12. Missouri (17-12, 6-10) – Wednesday in first round vs. Miss. State

13. Miss. State (18-12, 5-11) – Wednesday in first round vs. Missouri

14. Ole Miss (11-19, 2-14) – Wednesday in first round vs. Arkansas

LSU Lady Tigers’ massive rally comes up short vs. Tennessee, 72-67

A massive second-half comeback by the LSU Lady Tigers came up short against archrival Tennessee on Thursday night, as LSU fell by a score of 72-67.

LSU trailed by 21 points, 42-21, at halftime, but rallied to force a tie at 59-59 with 3:28 left.

But No. 10-ranked Tennessee answered led by 31 points from Meighan Simmons, who hit a huge 3-pointer to put her team up 68-63 with 56 seconds left.

The loss was LSU’s fifth straight and sixth in their last seven games, the program’s longest losing streak since dropping six in a row during the 1994-95 season. LSU is now 18-10 overall and 7-8 in the SEC.

Tennessee improved to 23-5 and 12-3.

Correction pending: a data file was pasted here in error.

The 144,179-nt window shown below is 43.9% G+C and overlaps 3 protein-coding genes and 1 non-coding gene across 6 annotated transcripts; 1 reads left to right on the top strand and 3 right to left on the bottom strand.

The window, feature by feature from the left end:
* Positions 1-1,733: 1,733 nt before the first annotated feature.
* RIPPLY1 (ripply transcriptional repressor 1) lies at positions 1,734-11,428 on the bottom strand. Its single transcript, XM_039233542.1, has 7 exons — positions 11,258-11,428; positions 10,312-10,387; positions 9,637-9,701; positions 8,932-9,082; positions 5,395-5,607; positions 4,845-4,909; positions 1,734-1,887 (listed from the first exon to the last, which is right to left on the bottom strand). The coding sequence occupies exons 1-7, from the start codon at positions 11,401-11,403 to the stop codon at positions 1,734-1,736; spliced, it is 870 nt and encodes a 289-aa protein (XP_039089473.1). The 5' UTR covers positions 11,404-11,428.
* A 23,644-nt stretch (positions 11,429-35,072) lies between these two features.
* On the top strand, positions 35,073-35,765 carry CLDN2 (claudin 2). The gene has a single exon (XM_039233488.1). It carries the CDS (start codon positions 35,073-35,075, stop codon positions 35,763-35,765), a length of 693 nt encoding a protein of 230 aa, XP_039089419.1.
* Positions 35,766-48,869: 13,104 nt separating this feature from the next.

Seniors Jeanne Kenney and Theresa Plaisance, playing their final regular-season home games, led LSU with 21 and 20 points, respectively. Fellow senior Shanece McKinney had four points.

LSU wraps up the regular season Sunday at Alabama then heads to Duluth, Ga., next week for the SEC tournament. Despite its recent losing streak, the Lady Tigers will likely play in the NCAA tournament at home when they host first- and second-round games March 23 and 25.

 

Despite losses, ESPN’s Creme says LSU Lady Tigers will play in NCAA

The LSU Lady Tigers would still be in the NCAA tournament even if they lose their remaining SEC games and in the first round of next week’s SEC tournament, ESPN women’s bracketologist Charlie Crème said Thursday.

“If they go 0-3 they’d still be in the tournament, but they would possibly play themselves into an ugly looking seed,” Crème said.

LSU, 18-9 overall and 7-7 in SEC play entering Thursday night’s game with Tennessee, has lost four straight and five of six, the program’s worst skid in 19 years.

Despite the recent losses, LSU’s RPI remains high at No. 9 because of its No. 1-ranked strength of schedule. That and LSU’s recent record are things the NCAA selection committee may have to reconcile, Crème said.

“LSU is a very intriguing case,” he said. “I’m shocked their RPI is still that high, but numerically their schedule is the best. But the losses are starting to pile up and that’s tough to swallow.”